pesticides

Keep Pesticides and Other Chemicals in Their Original Containers to Prevent Poisonings

By Darlene Dinkins

Neighbors often save money by sharing things like tools and lawn and garden products. But, sometimes a neighbor’s good intentions may lead to tragic consequences – like when a neighbor shares a weed control product and gives it to you in an old water bottle. His good intentions could quickly turn dangerous if someone mistakes the bottle for a beverage.

Poison centers are all too familiar with accidental poisonings that occur after a person ingests a chemical that was transferred from its original container into a beverage container. In California, poison centers identified more than 1,400 cases of accidental poisoning caused by storage of non-food substances in soda bottles, unmarked bottles, cups, or glasses from 1998 to 2009. For example, there was the case of a 49-year-old man who reached for his coffee cup and took a sip while working in the barn one morning. He forgot that he had just poured an herbicide into his cup because he was concerned about the deterioration of the original pesticide bottle when he initially opened the container.

National Poison Prevention Week is March 16-22. It’s a time to raise awareness about simple steps that we can all take to prevent poisoning. I want to highlight the dangers of removing pesticides and other household chemicals from their original containers and storing them in bottles or cans that can be mistaken for beverages. One of the simplest ways to prevent poisoning is to always keep products in their original containers. Product labels contain valuable use instructions, important precautions, and first aid information that is needed in case of an emergency.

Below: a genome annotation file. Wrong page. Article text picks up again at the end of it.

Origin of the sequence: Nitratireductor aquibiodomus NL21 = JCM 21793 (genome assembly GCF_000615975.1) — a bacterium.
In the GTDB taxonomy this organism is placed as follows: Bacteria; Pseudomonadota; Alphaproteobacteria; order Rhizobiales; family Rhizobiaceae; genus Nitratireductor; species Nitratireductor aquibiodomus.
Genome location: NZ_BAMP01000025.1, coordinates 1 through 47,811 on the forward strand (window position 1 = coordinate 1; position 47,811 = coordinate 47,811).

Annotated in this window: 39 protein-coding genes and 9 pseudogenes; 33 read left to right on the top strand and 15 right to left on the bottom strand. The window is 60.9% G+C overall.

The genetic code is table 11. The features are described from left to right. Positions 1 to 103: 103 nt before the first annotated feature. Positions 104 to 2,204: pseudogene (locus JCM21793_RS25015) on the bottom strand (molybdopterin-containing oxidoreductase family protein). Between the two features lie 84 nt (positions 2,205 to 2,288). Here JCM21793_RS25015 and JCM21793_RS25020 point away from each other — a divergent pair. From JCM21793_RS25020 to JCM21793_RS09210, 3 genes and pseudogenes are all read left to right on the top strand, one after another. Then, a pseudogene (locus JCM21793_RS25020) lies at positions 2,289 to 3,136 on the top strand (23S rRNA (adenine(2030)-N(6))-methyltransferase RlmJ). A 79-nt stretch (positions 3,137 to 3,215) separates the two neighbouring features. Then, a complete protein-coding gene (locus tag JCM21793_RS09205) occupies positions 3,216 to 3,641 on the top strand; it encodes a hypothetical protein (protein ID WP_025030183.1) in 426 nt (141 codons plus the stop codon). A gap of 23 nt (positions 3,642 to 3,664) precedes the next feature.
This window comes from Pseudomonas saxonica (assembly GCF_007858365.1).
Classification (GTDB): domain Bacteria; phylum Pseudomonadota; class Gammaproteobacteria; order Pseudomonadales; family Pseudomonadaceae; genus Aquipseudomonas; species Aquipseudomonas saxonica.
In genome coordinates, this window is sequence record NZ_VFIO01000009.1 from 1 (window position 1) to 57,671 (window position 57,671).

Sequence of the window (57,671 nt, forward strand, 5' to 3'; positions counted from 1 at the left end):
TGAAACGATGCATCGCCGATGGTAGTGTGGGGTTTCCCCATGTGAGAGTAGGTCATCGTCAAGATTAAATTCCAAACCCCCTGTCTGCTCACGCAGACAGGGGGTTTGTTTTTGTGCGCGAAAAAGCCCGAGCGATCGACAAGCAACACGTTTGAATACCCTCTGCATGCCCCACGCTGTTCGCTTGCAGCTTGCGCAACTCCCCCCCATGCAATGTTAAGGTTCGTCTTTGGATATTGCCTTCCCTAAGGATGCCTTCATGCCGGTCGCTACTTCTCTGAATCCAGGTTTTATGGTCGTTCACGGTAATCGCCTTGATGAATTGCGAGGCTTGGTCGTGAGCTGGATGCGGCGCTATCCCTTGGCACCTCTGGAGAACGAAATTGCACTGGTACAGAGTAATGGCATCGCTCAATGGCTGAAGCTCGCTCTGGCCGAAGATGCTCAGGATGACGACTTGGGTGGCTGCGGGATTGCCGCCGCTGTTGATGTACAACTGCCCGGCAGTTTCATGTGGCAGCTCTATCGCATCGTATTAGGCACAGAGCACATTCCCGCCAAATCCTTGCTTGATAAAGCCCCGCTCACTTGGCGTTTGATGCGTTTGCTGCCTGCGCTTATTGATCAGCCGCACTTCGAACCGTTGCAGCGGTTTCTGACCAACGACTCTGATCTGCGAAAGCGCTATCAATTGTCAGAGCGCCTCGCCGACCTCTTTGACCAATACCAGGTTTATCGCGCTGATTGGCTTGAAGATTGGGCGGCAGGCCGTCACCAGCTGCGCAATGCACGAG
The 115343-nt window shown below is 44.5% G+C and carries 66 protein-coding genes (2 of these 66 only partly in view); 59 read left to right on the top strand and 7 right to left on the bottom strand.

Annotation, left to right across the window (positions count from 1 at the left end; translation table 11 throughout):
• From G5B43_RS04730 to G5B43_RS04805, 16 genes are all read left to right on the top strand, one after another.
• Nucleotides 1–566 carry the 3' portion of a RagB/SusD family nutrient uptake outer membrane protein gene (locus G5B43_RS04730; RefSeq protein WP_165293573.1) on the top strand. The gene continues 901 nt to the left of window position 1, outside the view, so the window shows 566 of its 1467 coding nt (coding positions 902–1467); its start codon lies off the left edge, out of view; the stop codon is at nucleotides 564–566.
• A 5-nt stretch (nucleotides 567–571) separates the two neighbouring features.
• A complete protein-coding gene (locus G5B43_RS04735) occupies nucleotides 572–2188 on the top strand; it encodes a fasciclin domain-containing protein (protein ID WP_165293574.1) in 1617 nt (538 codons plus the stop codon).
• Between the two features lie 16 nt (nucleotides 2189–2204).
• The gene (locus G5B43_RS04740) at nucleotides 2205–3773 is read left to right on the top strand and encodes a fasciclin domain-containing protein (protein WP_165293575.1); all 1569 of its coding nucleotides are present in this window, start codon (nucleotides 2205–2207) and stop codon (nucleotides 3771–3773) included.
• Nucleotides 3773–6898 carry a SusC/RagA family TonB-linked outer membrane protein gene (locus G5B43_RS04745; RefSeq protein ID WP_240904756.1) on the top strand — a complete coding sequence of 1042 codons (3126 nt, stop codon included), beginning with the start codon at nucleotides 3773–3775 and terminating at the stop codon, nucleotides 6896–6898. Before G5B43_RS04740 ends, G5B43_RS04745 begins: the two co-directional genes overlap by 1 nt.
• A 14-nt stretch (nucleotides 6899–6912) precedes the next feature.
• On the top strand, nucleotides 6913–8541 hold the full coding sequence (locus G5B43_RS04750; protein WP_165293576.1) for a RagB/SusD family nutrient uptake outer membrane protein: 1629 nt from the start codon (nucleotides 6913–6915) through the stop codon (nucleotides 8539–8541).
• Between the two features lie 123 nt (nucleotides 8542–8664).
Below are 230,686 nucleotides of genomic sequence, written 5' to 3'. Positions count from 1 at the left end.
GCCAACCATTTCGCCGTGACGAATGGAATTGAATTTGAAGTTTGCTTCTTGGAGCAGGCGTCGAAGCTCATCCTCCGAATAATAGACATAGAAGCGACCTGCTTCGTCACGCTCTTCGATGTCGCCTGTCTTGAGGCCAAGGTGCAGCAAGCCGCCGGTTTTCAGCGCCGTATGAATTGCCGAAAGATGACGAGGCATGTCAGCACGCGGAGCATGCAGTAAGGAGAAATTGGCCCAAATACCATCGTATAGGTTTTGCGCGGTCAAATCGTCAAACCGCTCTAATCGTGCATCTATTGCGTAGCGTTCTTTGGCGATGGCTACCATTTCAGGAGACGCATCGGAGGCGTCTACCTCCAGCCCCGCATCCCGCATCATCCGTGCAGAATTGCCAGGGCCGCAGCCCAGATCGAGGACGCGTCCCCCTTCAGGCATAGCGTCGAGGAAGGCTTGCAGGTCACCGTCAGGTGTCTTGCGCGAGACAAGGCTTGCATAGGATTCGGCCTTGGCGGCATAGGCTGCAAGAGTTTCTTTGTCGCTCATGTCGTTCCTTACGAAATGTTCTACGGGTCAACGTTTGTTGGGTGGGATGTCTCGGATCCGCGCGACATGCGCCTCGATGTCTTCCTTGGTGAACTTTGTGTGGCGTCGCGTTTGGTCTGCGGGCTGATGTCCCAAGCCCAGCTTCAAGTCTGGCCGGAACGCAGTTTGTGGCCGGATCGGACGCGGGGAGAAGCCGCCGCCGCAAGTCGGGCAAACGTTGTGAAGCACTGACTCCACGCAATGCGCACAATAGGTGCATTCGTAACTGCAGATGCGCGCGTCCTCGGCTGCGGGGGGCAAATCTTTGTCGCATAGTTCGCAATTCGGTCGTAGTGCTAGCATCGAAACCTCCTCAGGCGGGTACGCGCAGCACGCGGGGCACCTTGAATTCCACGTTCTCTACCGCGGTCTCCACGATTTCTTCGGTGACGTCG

Take action to prevent a poisoning from occurring in your home:

  • Post the Poison Control Center national helpline number, 1-800-222-1222, near your phone or program the number into your phone’s speed dial feature.
  •  Read the product label first before using a product and follow the directions to the letter.
  •  Never transfer pesticides and other household chemical products to containers that may be mistaken for food or beverages.
  • Don’t use empty pesticide containers to store anything else. Even if you wash the container, it could still contain residues of the pesticide and could hurt someone.
  • Seal products after each use and store them out of children’s reach.
  • If you use mouse or rat poison, use products with tamper-resistant bait stations to protect children and pets.
  • Remove children, pets, and toys before applying pesticides either inside or outside your home.
  • Follow label directions to determine when children and pets can re-enter the area that has been treated.